How do I evict someone who paid rent, but has violated the contract on many terms? 5 Answers as of February 14, 2014

So, I have a 19 year old boy who lives in my house that my parents own but are renting out to me and other housemates, for about a year. He has constantly been trying to dive into my life by telling me how I should handle my job, how to handle people, and saying that I can't have my boyfriend over. He's part of some weird religion that he's been trying to get myself and other roommates to join. Everyone has complained. This guy has been obsessed with my life for the past year. My mom said that it'll take two months for him to move out because she needs to give him a "cure or quit notice" then after that she would give him the "30 day notice". The thing is, of course right after the "cure or quit" duration of time is over he’s just going to jump right back into telling me how I should live my life. I need help.

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Stuart P Gelberg
Stuart P Gelberg | Stuart P Gelberg
Mom is right. However after notice is given you can evict him without cause so his better behavior doesn't help him.
Answer Applies to: New York
Replied: 2/14/2014
Casler Law Offices PLLC
Casler Law Offices PLLC | Carlton C. Casler
I am assuming that the tenant (the 19 year old boy) signed a "fixed-term" lease, rather than a month-to-month lease. If the latter, you don't need a reason to terminate tenancy (merely give a 30-Day Notice of Termination), whereas in the former the tenant must commit some type of breach before you can terminate his tenancy before the end of his fixed-term lease. Read through the lease to see if he has committed some type of breach. If he has, then give him a 10-Day Notice of Material Noncompliance. If he has committed a breach that relates to "health and safety," then give him a 5-Day Notice for Noncompliance Materially Affecting Health and Safety. If you are unsure whether to issue a 5-Day Notice or a 10-Day Notice, then issue the 10-Day Notice. If the tenant has not committed a breach, but is "harassing" you, you could get an Injunction Against Harassment (forms available from an Arizona justice court).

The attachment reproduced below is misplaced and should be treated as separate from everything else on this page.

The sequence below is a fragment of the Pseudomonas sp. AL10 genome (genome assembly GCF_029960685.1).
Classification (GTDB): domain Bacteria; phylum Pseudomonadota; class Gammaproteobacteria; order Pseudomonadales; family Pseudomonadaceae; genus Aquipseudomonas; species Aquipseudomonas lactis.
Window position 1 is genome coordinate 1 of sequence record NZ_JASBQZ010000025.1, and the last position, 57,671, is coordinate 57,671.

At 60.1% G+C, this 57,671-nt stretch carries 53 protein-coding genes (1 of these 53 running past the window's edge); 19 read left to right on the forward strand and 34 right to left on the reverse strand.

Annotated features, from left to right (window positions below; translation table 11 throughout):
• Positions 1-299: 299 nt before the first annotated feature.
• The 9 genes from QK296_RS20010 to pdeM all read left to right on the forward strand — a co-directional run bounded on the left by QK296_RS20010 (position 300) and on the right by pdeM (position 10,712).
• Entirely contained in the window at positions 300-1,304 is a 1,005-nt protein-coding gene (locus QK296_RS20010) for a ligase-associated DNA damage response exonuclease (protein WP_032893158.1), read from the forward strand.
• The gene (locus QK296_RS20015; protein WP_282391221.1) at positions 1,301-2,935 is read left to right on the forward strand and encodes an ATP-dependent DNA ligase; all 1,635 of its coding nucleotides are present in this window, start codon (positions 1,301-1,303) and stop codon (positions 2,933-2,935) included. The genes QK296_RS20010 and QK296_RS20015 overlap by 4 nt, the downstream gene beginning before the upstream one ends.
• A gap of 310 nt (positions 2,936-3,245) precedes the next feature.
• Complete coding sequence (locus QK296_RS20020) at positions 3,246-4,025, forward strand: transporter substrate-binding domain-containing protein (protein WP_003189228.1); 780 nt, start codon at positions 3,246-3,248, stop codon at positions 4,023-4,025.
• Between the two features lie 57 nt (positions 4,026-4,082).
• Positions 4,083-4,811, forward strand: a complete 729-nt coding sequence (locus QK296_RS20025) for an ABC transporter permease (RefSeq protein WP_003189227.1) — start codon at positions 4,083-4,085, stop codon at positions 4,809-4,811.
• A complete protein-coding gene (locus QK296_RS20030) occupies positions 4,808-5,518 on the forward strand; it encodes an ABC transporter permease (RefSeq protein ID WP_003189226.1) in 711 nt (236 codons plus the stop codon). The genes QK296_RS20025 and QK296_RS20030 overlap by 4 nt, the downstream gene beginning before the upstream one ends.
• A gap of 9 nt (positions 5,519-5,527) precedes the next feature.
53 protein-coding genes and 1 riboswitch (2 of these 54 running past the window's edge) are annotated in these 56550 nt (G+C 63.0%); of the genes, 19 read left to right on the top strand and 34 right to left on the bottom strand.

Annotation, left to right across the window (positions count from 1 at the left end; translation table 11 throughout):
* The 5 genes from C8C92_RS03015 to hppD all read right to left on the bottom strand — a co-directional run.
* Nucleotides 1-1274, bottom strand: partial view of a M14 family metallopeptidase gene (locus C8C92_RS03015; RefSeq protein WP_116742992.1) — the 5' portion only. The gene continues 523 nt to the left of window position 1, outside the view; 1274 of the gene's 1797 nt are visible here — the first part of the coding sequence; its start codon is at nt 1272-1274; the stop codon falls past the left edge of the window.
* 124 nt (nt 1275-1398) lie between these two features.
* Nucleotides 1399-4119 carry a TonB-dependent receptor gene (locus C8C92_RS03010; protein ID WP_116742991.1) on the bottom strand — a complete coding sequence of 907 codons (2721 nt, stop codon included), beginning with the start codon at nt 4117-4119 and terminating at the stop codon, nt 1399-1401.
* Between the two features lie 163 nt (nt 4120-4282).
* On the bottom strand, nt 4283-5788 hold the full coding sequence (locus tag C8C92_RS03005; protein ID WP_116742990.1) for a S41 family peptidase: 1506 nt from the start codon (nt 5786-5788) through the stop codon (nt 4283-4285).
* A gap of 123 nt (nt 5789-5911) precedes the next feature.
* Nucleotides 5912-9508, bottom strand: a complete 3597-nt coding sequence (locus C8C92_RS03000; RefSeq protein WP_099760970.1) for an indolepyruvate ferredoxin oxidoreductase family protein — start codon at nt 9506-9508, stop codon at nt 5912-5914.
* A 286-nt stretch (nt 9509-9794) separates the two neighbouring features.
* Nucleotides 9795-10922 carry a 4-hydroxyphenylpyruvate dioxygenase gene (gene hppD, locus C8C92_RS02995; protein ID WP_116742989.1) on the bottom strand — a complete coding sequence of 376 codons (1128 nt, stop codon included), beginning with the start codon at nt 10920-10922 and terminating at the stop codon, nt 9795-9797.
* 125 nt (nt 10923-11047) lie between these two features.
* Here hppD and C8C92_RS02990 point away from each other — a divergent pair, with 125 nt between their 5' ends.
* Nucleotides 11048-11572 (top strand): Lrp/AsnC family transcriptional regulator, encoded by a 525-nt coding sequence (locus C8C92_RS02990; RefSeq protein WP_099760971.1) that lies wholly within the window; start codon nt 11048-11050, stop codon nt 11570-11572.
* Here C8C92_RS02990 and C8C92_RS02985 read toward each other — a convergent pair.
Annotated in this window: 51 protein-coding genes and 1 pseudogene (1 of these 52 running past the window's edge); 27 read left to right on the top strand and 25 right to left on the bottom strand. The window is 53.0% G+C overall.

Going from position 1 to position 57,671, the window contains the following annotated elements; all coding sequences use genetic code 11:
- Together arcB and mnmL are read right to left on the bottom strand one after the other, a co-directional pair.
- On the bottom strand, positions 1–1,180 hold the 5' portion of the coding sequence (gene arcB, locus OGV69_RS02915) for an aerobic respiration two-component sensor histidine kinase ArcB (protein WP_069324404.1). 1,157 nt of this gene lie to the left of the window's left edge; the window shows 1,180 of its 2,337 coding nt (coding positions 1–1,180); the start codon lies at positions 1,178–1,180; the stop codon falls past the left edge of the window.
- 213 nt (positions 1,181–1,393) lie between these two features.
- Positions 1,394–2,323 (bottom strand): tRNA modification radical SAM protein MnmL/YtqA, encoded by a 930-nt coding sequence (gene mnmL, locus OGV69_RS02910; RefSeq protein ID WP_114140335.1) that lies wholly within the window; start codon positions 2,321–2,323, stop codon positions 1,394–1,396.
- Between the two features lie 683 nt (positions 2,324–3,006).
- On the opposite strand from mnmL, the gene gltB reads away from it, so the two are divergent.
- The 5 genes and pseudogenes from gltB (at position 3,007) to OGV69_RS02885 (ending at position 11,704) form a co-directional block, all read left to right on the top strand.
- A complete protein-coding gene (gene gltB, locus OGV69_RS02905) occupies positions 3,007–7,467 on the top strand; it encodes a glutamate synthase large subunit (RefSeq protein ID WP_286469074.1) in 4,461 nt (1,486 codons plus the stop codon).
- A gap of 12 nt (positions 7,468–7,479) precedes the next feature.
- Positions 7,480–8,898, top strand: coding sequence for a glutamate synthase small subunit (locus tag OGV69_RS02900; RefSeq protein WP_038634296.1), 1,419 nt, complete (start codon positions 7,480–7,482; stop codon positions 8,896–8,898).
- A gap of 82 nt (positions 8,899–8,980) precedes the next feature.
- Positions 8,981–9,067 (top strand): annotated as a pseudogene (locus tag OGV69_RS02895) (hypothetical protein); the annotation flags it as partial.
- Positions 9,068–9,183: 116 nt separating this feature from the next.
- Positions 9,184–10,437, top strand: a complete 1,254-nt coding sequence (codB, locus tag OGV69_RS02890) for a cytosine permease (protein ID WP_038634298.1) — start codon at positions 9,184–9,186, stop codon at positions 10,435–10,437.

Answer Applies to: Arizona
Replied: 2/14/2014
Peters Law, PLLC
Peters Law, PLLC | Mark T. Peters, Sr.
Your mom has it right. You just need to put up until he can be forced out.
Answer Applies to: Idaho
Replied: 2/13/2014
Law Offices of George H. Shers | George H. Shers
If he is on a month to month tenancy then he need only be given a one month notice that the tenancy will not be renewed. No reason need be stated. You do not list any way in which he is violating the lease except perhaps interfering with the peaceful enjoyment of the premises. He can be given a thirty day notice for breach of the contract, if there is a breach, without being given a three day notice, and thus time to cure the defect..
Answer Applies to: California
Replied: 2/13/2014
Harper Law Offices, Inc. P.S.
Harper Law Offices, Inc. P.S. | Joseph T. G. Harper
Unfortunately you, as a co-tenant, have no eviction rights. Only the landlord can evict someone for very specific reasons such as not paying the rent, violating a rule or regulation, or for not vacating after having been issued a 20-day notice to terminate. If your parents don't want this person living at the property and there is either no lease, or the lease has expired, they can give him a 20-day notice to terminate. If he doesn't leave at the end of the 20-day period, which is 20-days before the end of a given rental period, then they can seek an eviction. Co-tenants cannot, though you do have the option of providing your own 20-day notice to terminate and move out.
Answer Applies to: Washington
Replied: 2/13/2014
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